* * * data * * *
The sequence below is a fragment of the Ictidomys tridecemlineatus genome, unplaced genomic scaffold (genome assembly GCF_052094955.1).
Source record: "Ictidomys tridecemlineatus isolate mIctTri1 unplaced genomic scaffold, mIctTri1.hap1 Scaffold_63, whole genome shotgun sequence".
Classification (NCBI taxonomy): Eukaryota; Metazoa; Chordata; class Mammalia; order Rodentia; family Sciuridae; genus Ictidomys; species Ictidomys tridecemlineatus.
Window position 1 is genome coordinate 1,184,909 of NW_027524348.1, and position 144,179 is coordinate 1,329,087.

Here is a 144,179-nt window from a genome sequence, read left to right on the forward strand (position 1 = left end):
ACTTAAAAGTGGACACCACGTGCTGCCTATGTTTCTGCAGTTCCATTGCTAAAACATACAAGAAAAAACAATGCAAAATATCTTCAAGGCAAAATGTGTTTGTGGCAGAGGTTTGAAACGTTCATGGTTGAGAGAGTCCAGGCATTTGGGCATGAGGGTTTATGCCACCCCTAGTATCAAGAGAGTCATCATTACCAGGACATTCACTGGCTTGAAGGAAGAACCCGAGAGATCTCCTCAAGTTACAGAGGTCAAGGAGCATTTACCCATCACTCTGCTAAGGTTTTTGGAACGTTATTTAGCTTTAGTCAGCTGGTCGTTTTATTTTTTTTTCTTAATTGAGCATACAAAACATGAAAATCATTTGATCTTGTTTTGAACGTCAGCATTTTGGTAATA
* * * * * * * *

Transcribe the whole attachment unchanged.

The sequence below is a fragment of the Ictidomys tridecemlineatus genome, unplaced genomic scaffold (genome assembly GCF_052094955.1).
Source record: "Ictidomys tridecemlineatus isolate mIctTri1 unplaced genomic scaffold, mIctTri1.hap1 Scaffold_63, whole genome shotgun sequence".
Classification (NCBI taxonomy): Eukaryota; Metazoa; Chordata; class Mammalia; order Rodentia; family Sciuridae; genus Ictidomys; species Ictidomys tridecemlineatus.
Window position 1 is genome coordinate 1,184,909 of NW_027524348.1, and position 144,179 is coordinate 1,329,087.

Here is a 144,179-nt window from a genome sequence, read left to right on the forward strand (position 1 = left end):
ACTTAAAAGTGGACACCACGTGCTGCCTATGTTTCTGCAGTTCCATTGCTAAAACATACAAGAAAAAACAATGCAAAATATCTTCAAGGCAAAATGTGTTTGTGGCAGAGGTTTGAAACGTTCATGGTTGAGAGAGTCCAGGCATTTGGGCATGAGGGTTTATGCCACCCCTAGTATCAAGAGAGTCATCATTACCAGGACATTCACTGGCTTGAAGGAAGAACCCGAGAGATCTCCTCAAGTTACAGAGGTCAAGGAGCATTTACCCATCACTCTGCTAAGGTTTTTGGAACGTTATTTAGCTTTAGTCAGCTGGTCGTTTTATTTTTTTTTCTTAATTGAGCATACAAAACATGAAAATCATTTGATCTTGTTTTGAACGTCAGCATTTTGGTAATA